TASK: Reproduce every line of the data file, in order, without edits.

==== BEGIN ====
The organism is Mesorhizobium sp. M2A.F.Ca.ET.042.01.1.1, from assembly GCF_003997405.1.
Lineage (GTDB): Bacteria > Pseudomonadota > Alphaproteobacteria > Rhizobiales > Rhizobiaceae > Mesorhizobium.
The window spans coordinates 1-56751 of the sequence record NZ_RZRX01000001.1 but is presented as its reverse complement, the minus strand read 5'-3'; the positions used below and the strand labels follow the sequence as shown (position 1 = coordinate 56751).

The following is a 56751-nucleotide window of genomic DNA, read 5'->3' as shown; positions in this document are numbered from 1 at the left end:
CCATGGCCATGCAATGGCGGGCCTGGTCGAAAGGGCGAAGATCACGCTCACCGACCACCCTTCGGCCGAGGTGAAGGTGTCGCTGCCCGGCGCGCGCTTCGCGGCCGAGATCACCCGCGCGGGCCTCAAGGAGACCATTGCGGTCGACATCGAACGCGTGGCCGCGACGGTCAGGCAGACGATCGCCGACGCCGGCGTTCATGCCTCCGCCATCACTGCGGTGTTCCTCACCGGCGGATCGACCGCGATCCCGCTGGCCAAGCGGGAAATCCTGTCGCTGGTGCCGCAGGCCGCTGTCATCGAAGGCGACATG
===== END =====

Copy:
The organism is Mesorhizobium sp. M2A.F.Ca.ET.042.01.1.1, from assembly GCF_003997405.1.
Lineage (GTDB): Bacteria > Pseudomonadota > Alphaproteobacteria > Rhizobiales > Rhizobiaceae > Mesorhizobium.
The window spans coordinates 1-56751 of the sequence record NZ_RZRX01000001.1 but is presented as its reverse complement, the minus strand read 5'-3'; the positions used below and the strand labels follow the sequence as shown (position 1 = coordinate 56751).

The following is a 56751-nucleotide window of genomic DNA, read 5'->3' as shown; positions in this document are numbered from 1 at the left end:
CCATGGCCATGCAATGGCGGGCCTGGTCGAAAGGGCGAAGATCACGCTCACCGACCACCCTTCGGCCGAGGTGAAGGTGTCGCTGCCCGGCGCGCGCTTCGCGGCCGAGATCACCCGCGCGGGCCTCAAGGAGACCATTGCGGTCGACATCGAACGCGTGGCCGCGACGGTCAGGCAGACGATCGCCGACGCCGGCGTTCATGCCTCCGCCATCACTGCGGTGTTCCTCACCGGCGGATCGACCGCGATCCCGCTGGCCAAGCGGGAAATCCTGTCGCTGGTGCCGCAGGCCGCTGTCATCGAAGGCGACATG